Diverging from European Bund rules after Brexit will mean more costs than benefits for British task, a report by the CBI employers’ group says.
In a survey of 23 industry sectors, the behemoth majority preferred continued close alignment with EU regulations.
Agriculture, freighting and tourism might benefit, but this was «vastly outweighed» by the impact on other sectors, the CBI give the word delivered.
However, critics said the report just promoted the interests of big point.
The report, called Smooth Operations, suggests the UK could still try influence over important regulatory decisions through continued membership of the uncountable EU agencies — such as the ones governing aerospace and chemicals — in which other non-EU lands like Turkey currently participate.
CBI director-general Carolyn Fairbairn imagined there was no appetite on the part of business for a bonfire of regulations, and called on the administration to prioritise evidence over ideology in the negotiations over a future following deal.
She said: «It’s vitally important that negotiators understand the inscrutability of rules and the effects that even the smallest of changes can have.
«Deviation from runs in one sector will have a knock-on effect on businesses in others, and divergence from decrees in one part of a production process will have consequences for market access all the way through entire supply chains.
«Put simply, for the majority of businesses, diverging from EU statutes and regulations will make them less globally competitive, and so should exclusive be done where the evidence is clear that the benefits outweigh the costs.»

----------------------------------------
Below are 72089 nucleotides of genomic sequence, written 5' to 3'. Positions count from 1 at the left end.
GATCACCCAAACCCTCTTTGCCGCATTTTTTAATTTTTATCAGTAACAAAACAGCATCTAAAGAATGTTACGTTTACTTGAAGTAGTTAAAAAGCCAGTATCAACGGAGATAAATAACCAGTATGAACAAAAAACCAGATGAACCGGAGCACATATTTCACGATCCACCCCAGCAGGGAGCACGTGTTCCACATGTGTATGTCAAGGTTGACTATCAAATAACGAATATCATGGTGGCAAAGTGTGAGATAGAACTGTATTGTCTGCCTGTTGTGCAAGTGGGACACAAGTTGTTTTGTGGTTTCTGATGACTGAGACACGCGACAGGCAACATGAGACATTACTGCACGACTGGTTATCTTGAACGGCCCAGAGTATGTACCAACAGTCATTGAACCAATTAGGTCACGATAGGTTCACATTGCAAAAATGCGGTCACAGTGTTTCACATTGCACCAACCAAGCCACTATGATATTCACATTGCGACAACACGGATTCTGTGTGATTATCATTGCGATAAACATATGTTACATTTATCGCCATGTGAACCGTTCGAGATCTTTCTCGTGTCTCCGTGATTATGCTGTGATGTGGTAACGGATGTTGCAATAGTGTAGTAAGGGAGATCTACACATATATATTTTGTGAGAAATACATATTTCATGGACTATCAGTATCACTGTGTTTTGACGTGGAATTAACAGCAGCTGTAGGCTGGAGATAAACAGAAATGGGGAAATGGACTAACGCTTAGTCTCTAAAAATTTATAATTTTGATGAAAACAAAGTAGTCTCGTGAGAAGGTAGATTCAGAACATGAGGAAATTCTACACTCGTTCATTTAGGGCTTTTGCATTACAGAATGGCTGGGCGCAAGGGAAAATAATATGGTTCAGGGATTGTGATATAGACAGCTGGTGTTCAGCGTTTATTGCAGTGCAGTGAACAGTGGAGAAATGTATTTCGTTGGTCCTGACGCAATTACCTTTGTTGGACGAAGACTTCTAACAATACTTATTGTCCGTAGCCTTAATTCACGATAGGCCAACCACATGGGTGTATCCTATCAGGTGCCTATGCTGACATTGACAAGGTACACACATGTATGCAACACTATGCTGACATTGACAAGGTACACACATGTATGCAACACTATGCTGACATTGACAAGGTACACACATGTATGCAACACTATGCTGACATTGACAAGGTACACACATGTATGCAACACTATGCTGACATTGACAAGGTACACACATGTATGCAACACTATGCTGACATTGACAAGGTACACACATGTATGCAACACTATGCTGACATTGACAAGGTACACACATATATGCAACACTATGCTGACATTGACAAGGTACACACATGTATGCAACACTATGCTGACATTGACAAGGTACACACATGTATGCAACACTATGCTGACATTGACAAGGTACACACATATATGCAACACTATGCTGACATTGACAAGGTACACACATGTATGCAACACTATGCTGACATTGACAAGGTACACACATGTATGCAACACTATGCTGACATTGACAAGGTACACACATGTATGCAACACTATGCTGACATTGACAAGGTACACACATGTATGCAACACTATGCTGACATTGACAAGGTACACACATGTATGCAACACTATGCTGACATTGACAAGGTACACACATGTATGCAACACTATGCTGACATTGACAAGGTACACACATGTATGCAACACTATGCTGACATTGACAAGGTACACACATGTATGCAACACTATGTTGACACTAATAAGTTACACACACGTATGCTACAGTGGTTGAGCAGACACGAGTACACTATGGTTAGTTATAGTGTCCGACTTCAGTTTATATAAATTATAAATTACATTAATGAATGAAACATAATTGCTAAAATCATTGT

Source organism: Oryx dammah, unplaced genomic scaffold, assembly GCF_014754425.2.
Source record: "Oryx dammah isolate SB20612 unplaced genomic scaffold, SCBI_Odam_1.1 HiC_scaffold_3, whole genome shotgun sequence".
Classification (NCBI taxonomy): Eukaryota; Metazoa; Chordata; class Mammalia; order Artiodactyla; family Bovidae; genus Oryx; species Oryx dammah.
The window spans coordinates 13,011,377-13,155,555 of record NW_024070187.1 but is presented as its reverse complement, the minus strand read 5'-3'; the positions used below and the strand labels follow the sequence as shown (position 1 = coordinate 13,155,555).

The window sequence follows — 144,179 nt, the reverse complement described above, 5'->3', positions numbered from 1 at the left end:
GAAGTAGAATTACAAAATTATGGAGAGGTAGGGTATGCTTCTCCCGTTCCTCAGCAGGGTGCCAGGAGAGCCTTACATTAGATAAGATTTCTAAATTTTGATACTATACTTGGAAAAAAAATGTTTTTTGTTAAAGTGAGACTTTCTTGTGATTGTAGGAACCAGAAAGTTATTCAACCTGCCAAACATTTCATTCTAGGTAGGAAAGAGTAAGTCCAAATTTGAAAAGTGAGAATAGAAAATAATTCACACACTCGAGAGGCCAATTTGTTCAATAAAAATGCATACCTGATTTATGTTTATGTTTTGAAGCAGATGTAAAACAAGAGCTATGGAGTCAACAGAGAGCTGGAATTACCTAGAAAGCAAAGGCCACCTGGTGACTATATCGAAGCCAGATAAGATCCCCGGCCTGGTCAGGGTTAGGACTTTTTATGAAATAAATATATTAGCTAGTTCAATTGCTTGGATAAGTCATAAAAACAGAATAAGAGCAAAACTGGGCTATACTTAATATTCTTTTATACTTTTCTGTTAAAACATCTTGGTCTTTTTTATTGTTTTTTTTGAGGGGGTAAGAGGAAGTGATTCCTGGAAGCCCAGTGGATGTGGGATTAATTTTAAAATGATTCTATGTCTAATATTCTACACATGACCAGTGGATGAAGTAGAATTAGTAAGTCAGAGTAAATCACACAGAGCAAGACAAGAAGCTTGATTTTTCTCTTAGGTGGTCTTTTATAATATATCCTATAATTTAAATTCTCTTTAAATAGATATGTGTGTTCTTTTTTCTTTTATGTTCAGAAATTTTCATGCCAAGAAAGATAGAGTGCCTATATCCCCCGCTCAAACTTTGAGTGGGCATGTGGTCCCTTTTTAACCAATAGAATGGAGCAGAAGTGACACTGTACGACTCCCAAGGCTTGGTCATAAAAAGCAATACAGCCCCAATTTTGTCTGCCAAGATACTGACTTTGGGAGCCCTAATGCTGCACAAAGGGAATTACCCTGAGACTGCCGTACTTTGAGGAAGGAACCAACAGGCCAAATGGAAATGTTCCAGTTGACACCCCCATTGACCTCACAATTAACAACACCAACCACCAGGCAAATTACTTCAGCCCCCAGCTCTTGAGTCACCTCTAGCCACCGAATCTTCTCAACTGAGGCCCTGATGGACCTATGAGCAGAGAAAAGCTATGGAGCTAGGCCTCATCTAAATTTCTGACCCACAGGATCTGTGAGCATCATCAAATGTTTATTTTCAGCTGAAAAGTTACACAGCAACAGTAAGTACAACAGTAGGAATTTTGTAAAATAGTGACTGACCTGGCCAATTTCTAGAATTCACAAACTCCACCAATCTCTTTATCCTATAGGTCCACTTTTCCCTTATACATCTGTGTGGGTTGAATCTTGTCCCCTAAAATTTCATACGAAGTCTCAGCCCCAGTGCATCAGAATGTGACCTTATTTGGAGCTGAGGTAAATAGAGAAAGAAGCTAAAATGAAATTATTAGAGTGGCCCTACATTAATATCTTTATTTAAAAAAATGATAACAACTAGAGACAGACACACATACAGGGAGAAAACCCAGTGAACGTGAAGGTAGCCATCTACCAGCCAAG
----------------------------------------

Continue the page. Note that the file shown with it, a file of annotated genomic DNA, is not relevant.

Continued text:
But pro-Brexit groupings dismissed the report for ignoring the benefits to vast sections of Britain’s conservation.
Richard Tice, co-chair of Leave Means Leave, said: «This divulge from the CBI protects the vested interests of global multi-nationals at the expense of the close to 90% of the UK economy that does not export to the EU.
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«It is quite extraordinary that this firm lobby group wants to keep a load of unnecessary EU regulations that control growth and innovation, which will thus reduce wage advance potential for UK workers.»
However, worries among some businesses close by post-Brexit trade rules were underlined in interviews for the BBC’s Today radio being broadcast on Wednesday.
One of Europe’s most senior bankers has cautioned the City of London that it needs to be ready for a «cliff edge» outlet from the EU next year.
Andreas Dombret, director of the German cardinal bank, the Bundesbank, said a transition deal, though positive, was not 100% in the cards and it was correct for a cautious regulator to ensure there was a plan in place should it sink to happen.
Meanwhile, Ian Robertson, special adviser to BMW’s board, told the BBC that it was key for carmakers across Europe that there was «seamless flow» of goods across be adjacent ti.
He said the car giant, whose brands include Mini, was already dish out money on planning for new paperwork and technical requirements once Britain wash ones hands ofs the EU.